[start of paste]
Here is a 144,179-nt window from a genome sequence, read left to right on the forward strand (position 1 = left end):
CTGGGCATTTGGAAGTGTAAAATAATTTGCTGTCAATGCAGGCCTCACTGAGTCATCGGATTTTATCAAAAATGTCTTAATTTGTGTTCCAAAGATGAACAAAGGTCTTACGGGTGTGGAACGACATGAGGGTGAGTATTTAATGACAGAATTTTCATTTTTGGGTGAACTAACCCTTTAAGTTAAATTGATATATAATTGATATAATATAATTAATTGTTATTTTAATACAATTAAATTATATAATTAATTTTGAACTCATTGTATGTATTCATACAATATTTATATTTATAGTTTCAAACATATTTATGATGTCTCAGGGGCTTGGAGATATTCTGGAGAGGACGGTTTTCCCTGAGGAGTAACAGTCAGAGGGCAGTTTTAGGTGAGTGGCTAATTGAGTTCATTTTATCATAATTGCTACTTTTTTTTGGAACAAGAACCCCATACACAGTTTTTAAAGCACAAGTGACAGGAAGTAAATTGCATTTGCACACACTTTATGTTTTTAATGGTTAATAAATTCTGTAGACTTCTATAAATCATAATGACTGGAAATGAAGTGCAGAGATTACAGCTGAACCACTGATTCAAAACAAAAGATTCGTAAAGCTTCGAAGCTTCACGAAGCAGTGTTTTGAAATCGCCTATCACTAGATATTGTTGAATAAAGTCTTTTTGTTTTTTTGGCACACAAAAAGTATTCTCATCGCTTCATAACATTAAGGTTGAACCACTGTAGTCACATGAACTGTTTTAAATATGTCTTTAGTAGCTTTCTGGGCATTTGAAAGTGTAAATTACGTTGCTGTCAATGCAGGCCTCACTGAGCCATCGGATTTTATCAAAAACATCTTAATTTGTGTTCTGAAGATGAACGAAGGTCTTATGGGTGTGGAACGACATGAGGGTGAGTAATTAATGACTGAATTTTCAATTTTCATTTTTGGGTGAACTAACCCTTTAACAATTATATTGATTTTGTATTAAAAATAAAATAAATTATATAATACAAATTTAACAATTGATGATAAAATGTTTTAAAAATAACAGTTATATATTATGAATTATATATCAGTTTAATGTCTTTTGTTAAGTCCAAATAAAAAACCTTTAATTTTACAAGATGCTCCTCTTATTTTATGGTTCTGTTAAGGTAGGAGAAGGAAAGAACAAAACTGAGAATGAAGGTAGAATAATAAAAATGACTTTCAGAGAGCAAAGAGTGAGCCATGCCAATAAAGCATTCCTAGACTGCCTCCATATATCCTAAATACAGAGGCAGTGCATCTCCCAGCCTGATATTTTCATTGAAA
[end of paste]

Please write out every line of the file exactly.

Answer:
Here is a 144,179-nt window from a genome sequence, read left to right on the forward strand (position 1 = left end):
CTGGGCATTTGGAAGTGTAAAATAATTTGCTGTCAATGCAGGCCTCACTGAGTCATCGGATTTTATCAAAAATGTCTTAATTTGTGTTCCAAAGATGAACAAAGGTCTTACGGGTGTGGAACGACATGAGGGTGAGTATTTAATGACAGAATTTTCATTTTTGGGTGAACTAACCCTTTAAGTTAAATTGATATATAATTGATATAATATAATTAATTGTTATTTTAATACAATTAAATTATATAATTAATTTTGAACTCATTGTATGTATTCATACAATATTTATATTTATAGTTTCAAACATATTTATGATGTCTCAGGGGCTTGGAGATATTCTGGAGAGGACGGTTTTCCCTGAGGAGTAACAGTCAGAGGGCAGTTTTAGGTGAGTGGCTAATTGAGTTCATTTTATCATAATTGCTACTTTTTTTTGGAACAAGAACCCCATACACAGTTTTTAAAGCACAAGTGACAGGAAGTAAATTGCATTTGCACACACTTTATGTTTTTAATGGTTAATAAATTCTGTAGACTTCTATAAATCATAATGACTGGAAATGAAGTGCAGAGATTACAGCTGAACCACTGATTCAAAACAAAAGATTCGTAAAGCTTCGAAGCTTCACGAAGCAGTGTTTTGAAATCGCCTATCACTAGATATTGTTGAATAAAGTCTTTTTGTTTTTTTGGCACACAAAAAGTATTCTCATCGCTTCATAACATTAAGGTTGAACCACTGTAGTCACATGAACTGTTTTAAATATGTCTTTAGTAGCTTTCTGGGCATTTGAAAGTGTAAATTACGTTGCTGTCAATGCAGGCCTCACTGAGCCATCGGATTTTATCAAAAACATCTTAATTTGTGTTCTGAAGATGAACGAAGGTCTTATGGGTGTGGAACGACATGAGGGTGAGTAATTAATGACTGAATTTTCAATTTTCATTTTTGGGTGAACTAACCCTTTAACAATTATATTGATTTTGTATTAAAAATAAAATAAATTATATAATACAAATTTAACAATTGATGATAAAATGTTTTAAAAATAACAGTTATATATTATGAATTATATATCAGTTTAATGTCTTTTGTTAAGTCCAAATAAAAAACCTTTAATTTTACAAGATGCTCCTCTTATTTTATGGTTCTGTTAAGGTAGGAGAAGGAAAGAACAAAACTGAGAATGAAGGTAGAATAATAAAAATGACTTTCAGAGAGCAAAGAGTGAGCCATGCCAATAAAGCATTCCTAGACTGCCTCCATATATCCTAAATACAGAGGCAGTGCATCTCCCAGCCTGATATTTTCATTGAAA